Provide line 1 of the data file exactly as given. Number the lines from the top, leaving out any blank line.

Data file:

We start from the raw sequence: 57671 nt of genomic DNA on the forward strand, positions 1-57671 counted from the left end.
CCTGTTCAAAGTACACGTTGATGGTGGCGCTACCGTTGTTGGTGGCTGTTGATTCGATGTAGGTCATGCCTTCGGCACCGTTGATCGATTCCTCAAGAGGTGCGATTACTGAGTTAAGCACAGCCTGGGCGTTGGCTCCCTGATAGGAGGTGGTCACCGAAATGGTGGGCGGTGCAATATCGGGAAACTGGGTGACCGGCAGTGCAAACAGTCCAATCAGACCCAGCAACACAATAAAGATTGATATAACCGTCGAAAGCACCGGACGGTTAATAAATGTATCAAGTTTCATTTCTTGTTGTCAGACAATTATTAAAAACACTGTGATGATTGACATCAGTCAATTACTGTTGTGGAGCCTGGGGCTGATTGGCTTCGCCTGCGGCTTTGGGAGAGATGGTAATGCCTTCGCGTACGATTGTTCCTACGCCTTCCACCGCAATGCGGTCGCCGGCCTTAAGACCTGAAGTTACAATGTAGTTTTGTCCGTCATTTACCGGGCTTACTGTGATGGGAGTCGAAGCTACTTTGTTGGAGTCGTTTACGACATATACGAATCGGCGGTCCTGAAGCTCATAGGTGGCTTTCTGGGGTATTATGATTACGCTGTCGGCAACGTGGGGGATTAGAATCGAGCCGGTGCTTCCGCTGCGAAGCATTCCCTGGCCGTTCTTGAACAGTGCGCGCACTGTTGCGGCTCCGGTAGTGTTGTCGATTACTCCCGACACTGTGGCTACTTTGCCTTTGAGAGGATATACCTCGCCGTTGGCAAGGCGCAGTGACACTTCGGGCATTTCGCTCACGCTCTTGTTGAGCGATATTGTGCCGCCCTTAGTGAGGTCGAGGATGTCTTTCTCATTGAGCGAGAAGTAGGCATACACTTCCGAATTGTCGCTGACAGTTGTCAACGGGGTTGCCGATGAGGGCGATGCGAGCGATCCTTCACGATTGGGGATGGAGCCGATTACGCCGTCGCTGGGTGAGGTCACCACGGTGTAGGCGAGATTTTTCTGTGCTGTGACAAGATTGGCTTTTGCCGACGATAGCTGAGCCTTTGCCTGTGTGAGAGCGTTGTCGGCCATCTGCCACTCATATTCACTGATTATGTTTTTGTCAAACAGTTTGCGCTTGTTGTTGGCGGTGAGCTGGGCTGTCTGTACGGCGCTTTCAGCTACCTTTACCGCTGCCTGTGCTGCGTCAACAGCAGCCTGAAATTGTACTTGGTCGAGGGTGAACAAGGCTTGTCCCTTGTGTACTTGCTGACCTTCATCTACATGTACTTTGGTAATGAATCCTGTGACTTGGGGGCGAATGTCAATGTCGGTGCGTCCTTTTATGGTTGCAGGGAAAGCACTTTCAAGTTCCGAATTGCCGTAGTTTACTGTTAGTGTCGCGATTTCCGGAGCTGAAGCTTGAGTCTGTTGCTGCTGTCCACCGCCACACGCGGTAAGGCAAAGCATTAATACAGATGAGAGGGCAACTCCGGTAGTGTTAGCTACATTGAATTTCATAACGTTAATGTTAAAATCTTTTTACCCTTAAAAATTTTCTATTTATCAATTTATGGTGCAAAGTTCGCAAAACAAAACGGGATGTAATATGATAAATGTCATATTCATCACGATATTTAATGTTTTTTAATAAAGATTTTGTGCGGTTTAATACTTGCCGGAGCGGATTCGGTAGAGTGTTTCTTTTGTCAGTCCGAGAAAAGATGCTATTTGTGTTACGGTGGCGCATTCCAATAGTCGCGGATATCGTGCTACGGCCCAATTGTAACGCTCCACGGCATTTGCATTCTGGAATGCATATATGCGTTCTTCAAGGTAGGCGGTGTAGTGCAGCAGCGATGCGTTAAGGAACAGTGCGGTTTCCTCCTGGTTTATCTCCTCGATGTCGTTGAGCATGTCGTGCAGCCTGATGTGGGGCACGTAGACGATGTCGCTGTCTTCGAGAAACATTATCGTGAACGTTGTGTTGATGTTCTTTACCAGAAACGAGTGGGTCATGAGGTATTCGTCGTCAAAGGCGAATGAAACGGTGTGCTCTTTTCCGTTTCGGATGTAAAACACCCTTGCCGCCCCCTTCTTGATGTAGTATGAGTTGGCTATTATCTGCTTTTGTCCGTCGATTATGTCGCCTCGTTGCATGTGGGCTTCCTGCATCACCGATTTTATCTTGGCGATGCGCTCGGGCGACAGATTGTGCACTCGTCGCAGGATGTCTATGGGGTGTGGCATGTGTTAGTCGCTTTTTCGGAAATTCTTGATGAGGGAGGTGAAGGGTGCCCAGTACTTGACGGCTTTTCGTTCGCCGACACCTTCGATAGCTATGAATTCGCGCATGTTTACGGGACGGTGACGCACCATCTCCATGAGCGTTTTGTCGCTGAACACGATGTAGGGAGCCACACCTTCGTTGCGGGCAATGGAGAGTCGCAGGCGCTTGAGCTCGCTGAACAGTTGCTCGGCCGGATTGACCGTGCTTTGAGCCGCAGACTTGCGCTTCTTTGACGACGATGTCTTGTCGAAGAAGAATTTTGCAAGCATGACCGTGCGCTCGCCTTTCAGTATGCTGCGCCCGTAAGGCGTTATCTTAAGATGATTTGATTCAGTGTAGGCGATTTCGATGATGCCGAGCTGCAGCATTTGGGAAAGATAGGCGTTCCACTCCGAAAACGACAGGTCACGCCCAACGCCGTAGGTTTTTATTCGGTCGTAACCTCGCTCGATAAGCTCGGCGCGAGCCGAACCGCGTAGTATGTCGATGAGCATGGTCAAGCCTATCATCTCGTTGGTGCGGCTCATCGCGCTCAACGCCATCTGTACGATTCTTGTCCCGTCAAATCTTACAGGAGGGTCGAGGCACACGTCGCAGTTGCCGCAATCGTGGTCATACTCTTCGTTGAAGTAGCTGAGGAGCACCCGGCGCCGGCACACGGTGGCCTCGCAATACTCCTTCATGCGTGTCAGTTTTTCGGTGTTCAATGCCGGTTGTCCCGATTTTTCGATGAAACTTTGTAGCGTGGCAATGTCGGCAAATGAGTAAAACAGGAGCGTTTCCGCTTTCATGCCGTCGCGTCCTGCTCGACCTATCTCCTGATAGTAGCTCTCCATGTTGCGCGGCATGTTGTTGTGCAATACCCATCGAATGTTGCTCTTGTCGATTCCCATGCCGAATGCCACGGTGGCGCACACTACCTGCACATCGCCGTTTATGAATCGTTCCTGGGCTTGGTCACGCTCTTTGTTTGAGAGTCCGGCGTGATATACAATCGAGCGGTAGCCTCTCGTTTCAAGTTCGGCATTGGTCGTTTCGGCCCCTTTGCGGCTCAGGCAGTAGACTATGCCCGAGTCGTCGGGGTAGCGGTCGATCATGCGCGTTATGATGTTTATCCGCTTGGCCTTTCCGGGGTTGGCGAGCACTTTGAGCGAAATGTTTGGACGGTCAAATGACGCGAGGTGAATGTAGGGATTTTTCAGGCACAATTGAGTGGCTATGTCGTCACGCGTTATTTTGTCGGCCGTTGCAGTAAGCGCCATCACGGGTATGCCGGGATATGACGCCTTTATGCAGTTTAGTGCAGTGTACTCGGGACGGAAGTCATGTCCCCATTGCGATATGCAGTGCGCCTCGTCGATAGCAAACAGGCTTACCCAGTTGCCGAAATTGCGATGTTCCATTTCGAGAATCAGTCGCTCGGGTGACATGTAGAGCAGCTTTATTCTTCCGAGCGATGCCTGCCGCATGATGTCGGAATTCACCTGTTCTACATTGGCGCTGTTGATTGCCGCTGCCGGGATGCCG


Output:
We start from the raw sequence: 57671 nt of genomic DNA on the forward strand, positions 1-57671 counted from the left end.